Mitochondrial interactions

Excerpted from Kohl (2013)

“In flies, ecological and social niche construction can be linked to molecular-level cause and effect at the cellular and organismal levels via nutrient-dependent changes in mitochondrial tRNA and a nuclear-encoded tRNA synthetase. The enzyme enables attachment of an appropriate amino acid, which facilitates the reaction required for efficient and accurate protein synthesis (Meiklejohn et al., 2013).”

My comment: The mitochondrial interactions that enable efficient and accurate protein synthesis are central to my model. The moderator of the ISHE’s human ethology yahoo group finally realized that understanding the role of mitochondrial interactions is essential to distinguishing the differences between what is currently known about cell type differentiation and theories that ignore the mitochondrial interactions. The theories seem to claim that protein synthesis occurs via mutations that are naturally selected and result in the evolution of biodiversity. However, it’s not possible to get a theorist to say that. Even an uninformed theorist knows how ridiculous it is to claim that protein synthesis, which is nutrient-dependent, occurs in any other context outside the context of ecological variations in the supply of nutrients.

Feierman again uses a barrage of posts, a tactic common to the news media, to keep the focus on evolutionary theory — if only because accurate representations of cause and effect are extremely difficult to understand.  If you feed people too much information, they will soon make no effort to understand any of it. Instead, they will continue to believe what they’ve been taught to believe, no matter how clear it becomes to others that they have been taught to believe in pseudoscientific nonsense.

Feierman posted these four links to two different articles along with about 25 other posts today:

Shaping the dynamic mitochondrial network 
Laura L Lackner 
BMC Biology 2014, 12:35 (27 May 2014)

Mitochondrial network dynamics
Laura Lackner 
Mitochondria in eukaryotic cells form a constantly fusing and breaking network whose dynamics reflect and affect the physiological and metabolic state of the cell. In her contribution to our article series on mitochondria, Laura Lackner reviews what we know of the regulation and mechanisms of mitochondrial network dynamics.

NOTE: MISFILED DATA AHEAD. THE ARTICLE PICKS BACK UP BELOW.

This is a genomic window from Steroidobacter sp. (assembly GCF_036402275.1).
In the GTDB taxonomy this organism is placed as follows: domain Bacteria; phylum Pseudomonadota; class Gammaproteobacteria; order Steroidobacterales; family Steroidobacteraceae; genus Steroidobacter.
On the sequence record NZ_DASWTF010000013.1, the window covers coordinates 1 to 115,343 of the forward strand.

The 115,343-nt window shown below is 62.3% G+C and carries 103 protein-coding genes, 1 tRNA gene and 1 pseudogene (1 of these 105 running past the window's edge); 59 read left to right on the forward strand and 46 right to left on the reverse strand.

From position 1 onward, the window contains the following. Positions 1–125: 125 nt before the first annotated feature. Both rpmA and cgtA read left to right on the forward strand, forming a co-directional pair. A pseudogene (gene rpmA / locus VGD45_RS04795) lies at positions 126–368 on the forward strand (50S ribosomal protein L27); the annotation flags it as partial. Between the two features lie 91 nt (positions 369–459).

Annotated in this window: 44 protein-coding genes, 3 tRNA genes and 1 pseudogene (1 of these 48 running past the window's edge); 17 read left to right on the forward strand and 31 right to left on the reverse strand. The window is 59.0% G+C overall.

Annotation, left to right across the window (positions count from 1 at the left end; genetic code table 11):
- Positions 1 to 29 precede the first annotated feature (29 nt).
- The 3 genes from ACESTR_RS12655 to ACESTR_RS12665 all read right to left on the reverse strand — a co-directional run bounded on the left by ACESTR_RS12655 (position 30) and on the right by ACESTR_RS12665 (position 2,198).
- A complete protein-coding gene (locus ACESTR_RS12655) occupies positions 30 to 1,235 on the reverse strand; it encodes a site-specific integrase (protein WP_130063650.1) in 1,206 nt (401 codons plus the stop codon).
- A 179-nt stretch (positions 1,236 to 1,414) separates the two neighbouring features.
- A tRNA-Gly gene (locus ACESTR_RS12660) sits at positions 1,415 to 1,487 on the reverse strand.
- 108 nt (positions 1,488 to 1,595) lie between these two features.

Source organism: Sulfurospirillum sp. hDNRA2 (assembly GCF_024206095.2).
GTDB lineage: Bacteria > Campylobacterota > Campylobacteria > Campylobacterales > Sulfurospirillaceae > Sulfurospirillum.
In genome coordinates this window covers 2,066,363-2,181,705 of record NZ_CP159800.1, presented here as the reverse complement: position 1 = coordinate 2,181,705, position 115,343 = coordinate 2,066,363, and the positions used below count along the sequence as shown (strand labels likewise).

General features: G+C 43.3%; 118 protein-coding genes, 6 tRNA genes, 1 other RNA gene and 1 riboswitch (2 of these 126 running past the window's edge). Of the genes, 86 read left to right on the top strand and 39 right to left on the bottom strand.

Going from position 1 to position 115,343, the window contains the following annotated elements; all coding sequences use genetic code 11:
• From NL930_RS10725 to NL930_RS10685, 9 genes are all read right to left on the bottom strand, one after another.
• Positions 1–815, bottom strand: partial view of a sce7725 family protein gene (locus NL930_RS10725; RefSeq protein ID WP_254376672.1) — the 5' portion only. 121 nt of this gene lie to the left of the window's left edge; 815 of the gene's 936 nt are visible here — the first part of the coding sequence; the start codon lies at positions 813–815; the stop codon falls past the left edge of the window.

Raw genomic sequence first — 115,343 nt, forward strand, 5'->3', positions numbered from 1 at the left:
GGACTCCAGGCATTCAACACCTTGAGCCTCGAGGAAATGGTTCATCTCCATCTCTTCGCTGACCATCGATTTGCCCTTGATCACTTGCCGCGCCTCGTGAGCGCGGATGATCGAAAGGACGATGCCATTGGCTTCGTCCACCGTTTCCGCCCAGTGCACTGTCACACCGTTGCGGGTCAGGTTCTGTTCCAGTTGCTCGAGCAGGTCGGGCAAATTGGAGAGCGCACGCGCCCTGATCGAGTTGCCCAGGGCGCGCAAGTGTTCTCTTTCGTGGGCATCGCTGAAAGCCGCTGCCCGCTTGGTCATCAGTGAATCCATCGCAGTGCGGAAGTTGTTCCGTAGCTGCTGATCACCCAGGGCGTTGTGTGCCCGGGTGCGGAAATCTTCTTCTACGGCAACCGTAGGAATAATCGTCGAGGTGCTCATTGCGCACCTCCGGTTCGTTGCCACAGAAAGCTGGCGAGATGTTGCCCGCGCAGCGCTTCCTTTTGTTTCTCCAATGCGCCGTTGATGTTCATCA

Mitochondria as signaling organelles 
Navdeep S Chandel 
BMC Biology 2014, 12:34 (27 May 2014)

Many modes of signalling by mitochondria
Navdeep Chandel 
In his contribution to our series on the biology of mitochondria, Navdeep Chandel tracks the emergence of mitochondria as signalling organelles, and the new directions in which research on mitochondrial signalling is leading.

The challenge is to try to make any sense at all of Feierman’s posts. It may also be challenging to attempt to understand how nutrient-dependent changes in mitochondrial tRNA and a nuclear-encoded tRNA synthetase. enable appropriate amino acid substitutions that facilitate efficient and accurate protein synthesis. However, there’s a model for that. It can be compared to Feierman’s opinion:

I am absolutely certain that if you showed this statement to any professor of biology or genetics in any accredited university anywhere in the world that 100% of them would say that “Random mutations are the substrate upon which directional natural selection acts” is a correct and true statement.




About James V. Kohl 1308 Articles
James Vaughn Kohl was the first to accurately conceptualize human pheromones, and began presenting his findings to the scientific community in 1992. He continues to present to, and publish for, diverse scientific and lay audiences, while constantly monitoring the scientific presses for new information that is relevant to the development of his initial and ongoing conceptualization of human pheromones. Recently, Kohl integrated scientific evidence that pinpoints the evolved neurophysiological mechanism that links olfactory/pheromonal input to genes in hormone-secreting cells of tissue in a specific area of the brain that is primarily involved in the sensory integration of olfactory and visual input, and in the development of human sexual preferences. His award-winning 2007 article/book chapter on multisensory integration: The Mind’s Eyes: Human pheromones, neuroscience, and male sexual preferences followed an award winning 2001 publication: Human pheromones: integrating neuroendocrinology and ethology, which was coauthored by disinguished researchers from Vienna. Rarely do researchers win awards in multiple disciplines, but Kohl’s 2001 award was for neuroscience, and his 2007 “Reiss Theory” award was for social science. Kohl has worked as a medical laboratory scientist since 1974, and he has devoted more than twenty-five years to researching the relationship between the sense of smell and the development of human sexual preferences. Unlike many researchers who work with non-human subjects, medical laboratory scientists use the latest technology from many scientific disciplines to perform a variety of specialized diagnostic medical testing on people. James V. Kohl is certified with: * American Society for Clinical Pathology * American Medical Technologists James V. Kohl is a member of: * Society for Neuroscience * Society for Behavioral Neuroendocrinology * Association for Chemoreception Sciences * Society for the Scientific Study of Sexuality * International Society for Human Ethology * American Society for Clinical Laboratory Science * Mensa, the international high IQ society